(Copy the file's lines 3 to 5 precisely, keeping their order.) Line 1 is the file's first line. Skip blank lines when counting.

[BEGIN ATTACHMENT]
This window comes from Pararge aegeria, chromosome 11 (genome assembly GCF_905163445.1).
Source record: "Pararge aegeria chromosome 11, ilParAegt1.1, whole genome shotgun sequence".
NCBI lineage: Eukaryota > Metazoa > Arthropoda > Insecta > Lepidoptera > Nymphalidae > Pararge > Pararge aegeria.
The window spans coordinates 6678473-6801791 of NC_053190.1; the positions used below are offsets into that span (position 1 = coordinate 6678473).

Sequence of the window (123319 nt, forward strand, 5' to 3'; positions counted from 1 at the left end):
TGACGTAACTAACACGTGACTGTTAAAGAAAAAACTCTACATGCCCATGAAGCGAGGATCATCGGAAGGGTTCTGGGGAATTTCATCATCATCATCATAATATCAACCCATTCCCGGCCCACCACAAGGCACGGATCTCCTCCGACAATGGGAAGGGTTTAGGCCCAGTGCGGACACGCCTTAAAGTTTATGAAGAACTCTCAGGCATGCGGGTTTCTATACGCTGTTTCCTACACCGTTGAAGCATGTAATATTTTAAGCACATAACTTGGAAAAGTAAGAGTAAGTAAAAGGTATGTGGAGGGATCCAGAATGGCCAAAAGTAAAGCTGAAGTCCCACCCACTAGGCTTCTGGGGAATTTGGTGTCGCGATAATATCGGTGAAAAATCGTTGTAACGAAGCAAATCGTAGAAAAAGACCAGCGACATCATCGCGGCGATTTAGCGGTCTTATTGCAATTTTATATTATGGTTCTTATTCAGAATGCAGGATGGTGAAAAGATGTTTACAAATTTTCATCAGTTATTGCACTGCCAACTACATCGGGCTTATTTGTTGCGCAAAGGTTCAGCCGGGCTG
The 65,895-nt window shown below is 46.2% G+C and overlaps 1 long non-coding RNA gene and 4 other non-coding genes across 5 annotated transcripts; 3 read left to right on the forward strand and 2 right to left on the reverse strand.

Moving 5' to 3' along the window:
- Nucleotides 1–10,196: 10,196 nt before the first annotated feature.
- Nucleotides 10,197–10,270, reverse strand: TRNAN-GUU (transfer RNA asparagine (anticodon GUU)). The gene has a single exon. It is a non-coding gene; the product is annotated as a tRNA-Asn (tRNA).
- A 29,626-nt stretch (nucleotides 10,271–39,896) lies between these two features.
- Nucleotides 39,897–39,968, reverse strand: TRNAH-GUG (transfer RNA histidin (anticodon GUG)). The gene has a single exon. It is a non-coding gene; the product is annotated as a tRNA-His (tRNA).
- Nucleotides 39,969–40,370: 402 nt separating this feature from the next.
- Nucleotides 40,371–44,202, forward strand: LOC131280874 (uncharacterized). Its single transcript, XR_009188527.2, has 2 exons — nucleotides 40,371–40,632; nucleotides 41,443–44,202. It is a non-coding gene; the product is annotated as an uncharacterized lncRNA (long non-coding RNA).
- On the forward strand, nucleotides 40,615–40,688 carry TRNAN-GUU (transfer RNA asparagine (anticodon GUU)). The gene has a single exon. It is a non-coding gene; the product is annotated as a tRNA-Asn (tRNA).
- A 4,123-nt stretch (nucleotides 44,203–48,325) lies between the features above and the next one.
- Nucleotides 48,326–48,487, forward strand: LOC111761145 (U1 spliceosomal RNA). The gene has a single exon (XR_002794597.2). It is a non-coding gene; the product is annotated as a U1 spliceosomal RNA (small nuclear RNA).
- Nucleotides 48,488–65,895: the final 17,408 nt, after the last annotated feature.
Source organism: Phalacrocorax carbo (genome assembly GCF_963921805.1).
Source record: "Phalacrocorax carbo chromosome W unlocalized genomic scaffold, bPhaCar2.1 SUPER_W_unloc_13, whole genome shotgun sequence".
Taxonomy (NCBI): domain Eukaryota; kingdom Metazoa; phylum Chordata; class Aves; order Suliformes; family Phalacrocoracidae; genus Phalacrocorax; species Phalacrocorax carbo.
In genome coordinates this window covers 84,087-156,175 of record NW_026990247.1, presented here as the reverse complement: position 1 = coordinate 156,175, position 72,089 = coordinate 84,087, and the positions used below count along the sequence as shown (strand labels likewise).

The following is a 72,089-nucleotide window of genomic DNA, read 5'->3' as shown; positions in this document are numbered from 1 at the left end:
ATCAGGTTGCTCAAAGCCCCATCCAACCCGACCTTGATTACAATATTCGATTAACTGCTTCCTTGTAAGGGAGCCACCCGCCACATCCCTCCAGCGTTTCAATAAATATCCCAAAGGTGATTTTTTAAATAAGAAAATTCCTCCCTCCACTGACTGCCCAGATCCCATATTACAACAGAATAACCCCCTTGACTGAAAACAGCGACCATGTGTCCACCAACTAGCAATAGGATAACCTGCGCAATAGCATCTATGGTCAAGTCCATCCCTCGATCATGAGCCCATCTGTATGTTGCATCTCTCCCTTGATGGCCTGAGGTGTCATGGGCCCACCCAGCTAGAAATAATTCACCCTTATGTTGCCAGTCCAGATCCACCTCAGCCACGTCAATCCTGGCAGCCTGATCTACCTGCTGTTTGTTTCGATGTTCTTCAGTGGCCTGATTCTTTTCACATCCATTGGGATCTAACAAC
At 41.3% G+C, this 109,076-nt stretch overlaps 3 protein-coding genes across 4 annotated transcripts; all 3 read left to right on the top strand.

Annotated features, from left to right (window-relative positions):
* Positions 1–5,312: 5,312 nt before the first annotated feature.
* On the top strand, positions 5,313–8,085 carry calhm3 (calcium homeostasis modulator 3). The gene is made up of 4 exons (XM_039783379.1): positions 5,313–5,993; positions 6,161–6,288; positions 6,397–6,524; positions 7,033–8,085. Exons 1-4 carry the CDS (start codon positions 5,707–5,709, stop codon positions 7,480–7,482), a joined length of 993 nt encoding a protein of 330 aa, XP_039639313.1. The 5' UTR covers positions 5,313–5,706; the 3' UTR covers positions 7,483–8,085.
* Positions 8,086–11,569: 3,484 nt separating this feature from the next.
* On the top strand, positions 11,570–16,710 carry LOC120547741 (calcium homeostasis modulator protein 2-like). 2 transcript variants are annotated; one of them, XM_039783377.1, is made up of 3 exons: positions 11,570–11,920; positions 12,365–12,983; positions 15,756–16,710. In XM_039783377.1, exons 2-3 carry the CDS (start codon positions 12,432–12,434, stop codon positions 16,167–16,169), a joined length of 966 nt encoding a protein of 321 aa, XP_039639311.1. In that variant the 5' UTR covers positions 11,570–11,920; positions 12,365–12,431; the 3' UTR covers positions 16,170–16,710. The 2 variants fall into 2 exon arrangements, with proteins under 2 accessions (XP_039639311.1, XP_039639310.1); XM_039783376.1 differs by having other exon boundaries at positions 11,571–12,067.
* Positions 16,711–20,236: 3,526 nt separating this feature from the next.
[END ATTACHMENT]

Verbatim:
NCBI lineage: Eukaryota > Metazoa > Arthropoda > Insecta > Lepidoptera > Nymphalidae > Pararge > Pararge aegeria.
The window spans coordinates 6678473-6801791 of NC_053190.1; the positions used below are offsets into that span (position 1 = coordinate 6678473).

Sequence of the window (123319 nt, forward strand, 5' to 3'; positions counted from 1 at the left end):